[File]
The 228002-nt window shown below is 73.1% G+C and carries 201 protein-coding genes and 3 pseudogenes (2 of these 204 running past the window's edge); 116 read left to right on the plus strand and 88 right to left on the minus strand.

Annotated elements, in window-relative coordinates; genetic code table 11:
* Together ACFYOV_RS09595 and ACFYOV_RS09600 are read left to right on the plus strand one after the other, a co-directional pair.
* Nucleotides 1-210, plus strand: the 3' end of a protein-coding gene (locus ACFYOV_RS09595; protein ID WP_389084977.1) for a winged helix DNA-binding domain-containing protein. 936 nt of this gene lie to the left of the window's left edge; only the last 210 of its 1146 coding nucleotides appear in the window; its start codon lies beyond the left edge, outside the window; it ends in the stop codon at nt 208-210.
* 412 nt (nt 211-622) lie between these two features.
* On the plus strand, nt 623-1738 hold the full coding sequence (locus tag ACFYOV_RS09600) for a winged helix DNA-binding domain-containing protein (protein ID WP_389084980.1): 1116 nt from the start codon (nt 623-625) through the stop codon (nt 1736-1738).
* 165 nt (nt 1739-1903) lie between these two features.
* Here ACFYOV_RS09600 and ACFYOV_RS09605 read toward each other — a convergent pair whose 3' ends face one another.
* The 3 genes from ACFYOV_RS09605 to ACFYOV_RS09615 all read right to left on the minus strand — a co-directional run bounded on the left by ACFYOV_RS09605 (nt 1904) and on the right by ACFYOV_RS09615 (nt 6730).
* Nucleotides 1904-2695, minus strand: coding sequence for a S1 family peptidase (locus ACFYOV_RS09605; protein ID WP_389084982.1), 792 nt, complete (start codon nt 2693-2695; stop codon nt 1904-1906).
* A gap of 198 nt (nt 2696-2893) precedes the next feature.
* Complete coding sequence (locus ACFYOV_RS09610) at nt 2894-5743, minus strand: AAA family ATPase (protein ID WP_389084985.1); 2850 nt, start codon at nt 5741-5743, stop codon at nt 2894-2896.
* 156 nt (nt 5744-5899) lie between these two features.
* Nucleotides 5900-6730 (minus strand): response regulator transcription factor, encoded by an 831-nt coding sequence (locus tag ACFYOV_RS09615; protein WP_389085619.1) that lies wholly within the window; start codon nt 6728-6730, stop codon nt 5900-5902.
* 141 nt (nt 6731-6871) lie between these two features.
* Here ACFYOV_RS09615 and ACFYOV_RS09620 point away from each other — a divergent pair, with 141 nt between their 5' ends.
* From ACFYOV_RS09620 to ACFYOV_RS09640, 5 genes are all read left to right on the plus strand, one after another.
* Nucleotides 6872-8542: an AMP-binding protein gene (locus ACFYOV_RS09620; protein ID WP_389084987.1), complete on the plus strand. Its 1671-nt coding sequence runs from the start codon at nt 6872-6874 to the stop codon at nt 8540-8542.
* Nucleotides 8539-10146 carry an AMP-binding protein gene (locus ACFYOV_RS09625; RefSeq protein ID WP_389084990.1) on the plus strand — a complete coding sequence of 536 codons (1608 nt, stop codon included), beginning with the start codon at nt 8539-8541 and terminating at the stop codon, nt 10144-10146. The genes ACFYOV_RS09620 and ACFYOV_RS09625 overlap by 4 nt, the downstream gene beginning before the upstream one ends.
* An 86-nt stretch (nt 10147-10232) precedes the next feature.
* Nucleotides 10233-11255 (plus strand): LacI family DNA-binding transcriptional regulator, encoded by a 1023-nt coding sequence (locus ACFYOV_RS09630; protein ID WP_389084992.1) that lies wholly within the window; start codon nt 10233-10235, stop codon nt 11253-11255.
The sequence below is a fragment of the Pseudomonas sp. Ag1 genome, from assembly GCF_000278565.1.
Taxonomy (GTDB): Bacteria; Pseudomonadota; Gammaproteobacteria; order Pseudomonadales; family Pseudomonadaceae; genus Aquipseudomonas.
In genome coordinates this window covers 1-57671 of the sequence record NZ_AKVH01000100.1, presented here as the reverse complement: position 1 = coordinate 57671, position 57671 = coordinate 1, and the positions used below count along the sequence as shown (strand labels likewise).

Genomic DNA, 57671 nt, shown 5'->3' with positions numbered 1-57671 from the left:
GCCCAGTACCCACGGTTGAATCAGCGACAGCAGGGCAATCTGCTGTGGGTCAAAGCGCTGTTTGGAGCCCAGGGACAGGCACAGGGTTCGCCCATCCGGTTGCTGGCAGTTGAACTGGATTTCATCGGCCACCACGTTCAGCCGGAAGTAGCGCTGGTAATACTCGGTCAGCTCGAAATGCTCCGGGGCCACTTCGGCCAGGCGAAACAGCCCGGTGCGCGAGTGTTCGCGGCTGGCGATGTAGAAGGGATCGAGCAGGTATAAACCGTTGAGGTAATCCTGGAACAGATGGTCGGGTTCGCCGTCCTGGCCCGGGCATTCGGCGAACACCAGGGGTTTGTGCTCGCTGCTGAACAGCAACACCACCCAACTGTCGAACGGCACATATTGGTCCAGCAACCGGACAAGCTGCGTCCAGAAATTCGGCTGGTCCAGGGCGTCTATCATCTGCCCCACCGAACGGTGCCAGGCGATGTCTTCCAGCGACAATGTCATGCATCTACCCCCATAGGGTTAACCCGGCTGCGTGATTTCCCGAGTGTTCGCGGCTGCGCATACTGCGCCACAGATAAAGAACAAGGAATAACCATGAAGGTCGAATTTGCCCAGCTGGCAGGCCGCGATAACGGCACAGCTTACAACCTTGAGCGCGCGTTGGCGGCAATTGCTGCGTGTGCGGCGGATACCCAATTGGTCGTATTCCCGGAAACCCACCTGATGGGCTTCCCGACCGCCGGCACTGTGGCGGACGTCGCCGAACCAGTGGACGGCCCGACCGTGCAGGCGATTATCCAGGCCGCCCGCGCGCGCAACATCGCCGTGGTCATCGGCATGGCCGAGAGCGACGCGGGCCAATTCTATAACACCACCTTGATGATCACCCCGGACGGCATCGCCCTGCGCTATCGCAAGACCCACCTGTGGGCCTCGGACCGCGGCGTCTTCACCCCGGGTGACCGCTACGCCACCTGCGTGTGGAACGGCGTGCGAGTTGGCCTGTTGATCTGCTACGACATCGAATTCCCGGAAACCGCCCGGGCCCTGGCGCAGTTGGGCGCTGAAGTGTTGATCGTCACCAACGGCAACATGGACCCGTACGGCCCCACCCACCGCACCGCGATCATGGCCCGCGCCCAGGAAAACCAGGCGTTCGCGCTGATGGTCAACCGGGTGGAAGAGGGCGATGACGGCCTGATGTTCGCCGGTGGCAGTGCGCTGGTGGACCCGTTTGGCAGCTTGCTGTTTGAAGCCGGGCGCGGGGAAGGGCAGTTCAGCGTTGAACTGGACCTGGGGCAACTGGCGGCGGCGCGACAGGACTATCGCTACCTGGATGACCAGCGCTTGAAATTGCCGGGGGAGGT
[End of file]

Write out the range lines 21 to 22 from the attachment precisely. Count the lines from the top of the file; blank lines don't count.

* Nucleotides 10233-11255 (plus strand): LacI family DNA-binding transcriptional regulator, encoded by a 1023-nt coding sequence (locus ACFYOV_RS09630; protein ID WP_389084992.1) that lies wholly within the window; start codon nt 10233-10235, stop codon nt 11253-11255.
The sequence below is a fragment of the Pseudomonas sp. Ag1 genome, from assembly GCF_000278565.1.